The last few years have brought some interesting and novel discoveries with regard to the diagnosis and therapy of lymphoma in pets.
The last few years have brought some interesting and novel discoveries with regard to the diagnosis and therapy of lymphoma in pets. These will be discussed in detail in the following hour.
Determining whether a lymphoma originates from a T cell or B cell (also called determining the immunophenotype) is one of the most important pieces of information that can be supplied to a client to assist in prognostication. Most pathology labs are capable of determining immunophenotype by means of immunohistochemistry on tissue sections. Another method for establishing immunophenotype is through PCR for antigen receptor rearrangmenent (PARR). This molecular diagnostic test evaluates the presence or absence of a clonally expanded population of B cells or T cells, and is approximately 85% sensitive and 95% specific for canine lymphoid neoplasia. It can also be performed on feline samples, although the sensitivity and specificity are not as great. An advantage of this technique is that it can be performed on almost any type of sample, including air-dried or previously stained cytology slides, effusions, aspirates, cerebrospinal fluid, and peripheral blood. Formalin-fixed tissues cannot be used.
The University of California at Davis, Colorado State University and North Carolina State University can perform immunophenoptying on fresh fine-needle aspirates or peripheral blood samples using flow cytometry. This technique allows the labeling of individual cells with antibodies to determine the origin of a lymphoma or leukemia. This has been useful as a diagnostic for the patient with leukocytosis, helping to distinguish between likely reactive leukocytosis and leukemia. It may also be able to provide prognostic information in patients with lymphoid leukemias. Finally, it appears to be useful for distinguishing lymphoma from thymoma in animals with mediastinal masses. The participating labs typically accept samples from around the USA. Fresh cells are required, and fine-needle aspirates must be placed in special transport medium and shipped overnight for evaluation.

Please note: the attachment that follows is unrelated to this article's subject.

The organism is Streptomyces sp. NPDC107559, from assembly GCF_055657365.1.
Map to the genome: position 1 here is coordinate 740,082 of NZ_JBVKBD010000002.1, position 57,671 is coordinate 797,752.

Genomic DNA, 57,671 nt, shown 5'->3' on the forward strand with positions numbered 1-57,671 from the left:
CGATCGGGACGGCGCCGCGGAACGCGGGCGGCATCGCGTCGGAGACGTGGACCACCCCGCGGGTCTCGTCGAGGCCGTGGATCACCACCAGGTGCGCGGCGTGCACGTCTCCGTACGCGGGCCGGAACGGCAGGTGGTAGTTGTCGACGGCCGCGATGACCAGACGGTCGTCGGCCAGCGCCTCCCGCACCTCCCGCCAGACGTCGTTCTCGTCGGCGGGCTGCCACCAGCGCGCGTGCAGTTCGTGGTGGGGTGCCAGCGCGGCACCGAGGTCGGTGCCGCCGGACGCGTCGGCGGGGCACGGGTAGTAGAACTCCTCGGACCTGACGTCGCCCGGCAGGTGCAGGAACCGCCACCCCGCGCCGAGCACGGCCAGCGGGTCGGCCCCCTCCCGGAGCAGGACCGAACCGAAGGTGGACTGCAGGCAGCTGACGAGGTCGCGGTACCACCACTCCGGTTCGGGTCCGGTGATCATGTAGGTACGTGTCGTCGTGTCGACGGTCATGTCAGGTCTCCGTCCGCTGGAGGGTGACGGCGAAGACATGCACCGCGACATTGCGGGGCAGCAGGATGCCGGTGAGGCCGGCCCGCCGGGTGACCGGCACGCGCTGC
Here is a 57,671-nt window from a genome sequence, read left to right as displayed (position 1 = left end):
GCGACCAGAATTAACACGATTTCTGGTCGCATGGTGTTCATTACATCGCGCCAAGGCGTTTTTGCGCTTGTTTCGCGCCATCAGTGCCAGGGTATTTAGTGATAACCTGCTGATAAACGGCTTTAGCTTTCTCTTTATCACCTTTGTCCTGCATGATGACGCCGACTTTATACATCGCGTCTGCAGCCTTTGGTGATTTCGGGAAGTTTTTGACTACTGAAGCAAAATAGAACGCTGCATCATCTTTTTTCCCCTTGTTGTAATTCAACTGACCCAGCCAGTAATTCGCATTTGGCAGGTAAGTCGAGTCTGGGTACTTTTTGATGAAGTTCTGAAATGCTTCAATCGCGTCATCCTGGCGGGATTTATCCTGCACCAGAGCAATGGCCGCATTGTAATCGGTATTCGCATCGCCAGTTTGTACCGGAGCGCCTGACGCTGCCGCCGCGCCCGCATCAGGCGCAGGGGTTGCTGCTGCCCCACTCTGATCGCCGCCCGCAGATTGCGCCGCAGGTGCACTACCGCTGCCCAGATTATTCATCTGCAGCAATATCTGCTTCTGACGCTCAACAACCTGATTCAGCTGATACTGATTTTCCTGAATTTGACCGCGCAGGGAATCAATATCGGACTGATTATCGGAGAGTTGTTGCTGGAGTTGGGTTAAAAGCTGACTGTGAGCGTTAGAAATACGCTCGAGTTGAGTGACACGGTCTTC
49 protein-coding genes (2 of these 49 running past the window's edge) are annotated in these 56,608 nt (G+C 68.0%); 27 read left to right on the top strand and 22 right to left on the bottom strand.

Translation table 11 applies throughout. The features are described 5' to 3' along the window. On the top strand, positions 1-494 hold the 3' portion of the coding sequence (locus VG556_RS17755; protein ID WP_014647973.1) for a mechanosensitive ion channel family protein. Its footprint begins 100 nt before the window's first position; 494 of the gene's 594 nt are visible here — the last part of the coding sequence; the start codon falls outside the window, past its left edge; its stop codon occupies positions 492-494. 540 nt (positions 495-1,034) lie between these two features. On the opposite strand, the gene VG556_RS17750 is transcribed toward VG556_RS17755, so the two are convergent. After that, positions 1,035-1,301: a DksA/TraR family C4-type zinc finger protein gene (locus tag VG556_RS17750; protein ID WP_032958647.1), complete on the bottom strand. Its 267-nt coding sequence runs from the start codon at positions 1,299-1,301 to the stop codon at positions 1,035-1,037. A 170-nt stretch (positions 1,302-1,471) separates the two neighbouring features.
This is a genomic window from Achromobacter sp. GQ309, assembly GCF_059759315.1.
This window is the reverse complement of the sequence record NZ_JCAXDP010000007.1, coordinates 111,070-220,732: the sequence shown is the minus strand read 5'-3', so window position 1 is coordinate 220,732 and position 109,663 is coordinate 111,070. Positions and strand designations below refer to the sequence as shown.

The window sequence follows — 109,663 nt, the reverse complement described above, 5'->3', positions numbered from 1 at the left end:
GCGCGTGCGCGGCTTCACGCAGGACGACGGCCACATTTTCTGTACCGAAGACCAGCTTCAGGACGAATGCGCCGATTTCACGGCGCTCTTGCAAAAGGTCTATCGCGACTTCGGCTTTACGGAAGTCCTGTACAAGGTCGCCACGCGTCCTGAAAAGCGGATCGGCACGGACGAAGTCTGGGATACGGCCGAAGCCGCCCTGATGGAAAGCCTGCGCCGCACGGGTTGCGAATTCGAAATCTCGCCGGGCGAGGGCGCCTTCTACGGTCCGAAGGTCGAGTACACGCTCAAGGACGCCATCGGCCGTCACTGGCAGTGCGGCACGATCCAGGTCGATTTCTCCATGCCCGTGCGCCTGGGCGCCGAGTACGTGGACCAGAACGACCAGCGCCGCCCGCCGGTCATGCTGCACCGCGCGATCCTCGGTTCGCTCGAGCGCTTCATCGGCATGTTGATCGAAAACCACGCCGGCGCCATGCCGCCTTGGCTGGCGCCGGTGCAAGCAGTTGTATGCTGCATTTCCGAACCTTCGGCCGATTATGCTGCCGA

The forms for flow cytometry and PCR at Colorado State University can be downloaded from: http://www.dlab.colostate.edu/webdocs/services/index.htm
One of the debates among veterinary oncologists centers around the utility of "extended maintenance" chemotherapy for pets with LSA. In human medicine, treatment is rarely continued for longer than 6 to 10 months, and randomized trials have not demonstrated significant survival advantage for patients receiving extended maintenance chemotherapy. However, the dosages of chemotherapeutic agents that dogs with LSA can tolerate are less than half of what a human would receive of the same agents. We previously investigated the effect of discontinuing treatment after 25 weeks of standard-dose chemotherapy. Analysis of a cohort of 50 dogs treated with this protocol showed no statistical difference in survival time or disease-free interval when compared with dogs receiving a similar protocol including extended maintenance chemotherapy. There are no studies in the literature investigating the necessity for maintenance chemotherapy in feline LSA. In the Author's practice, this knowledge gap is discussed with owners and a choice is provided between discontinuation after 6 months of treatment and continued maintenance chemotherapy.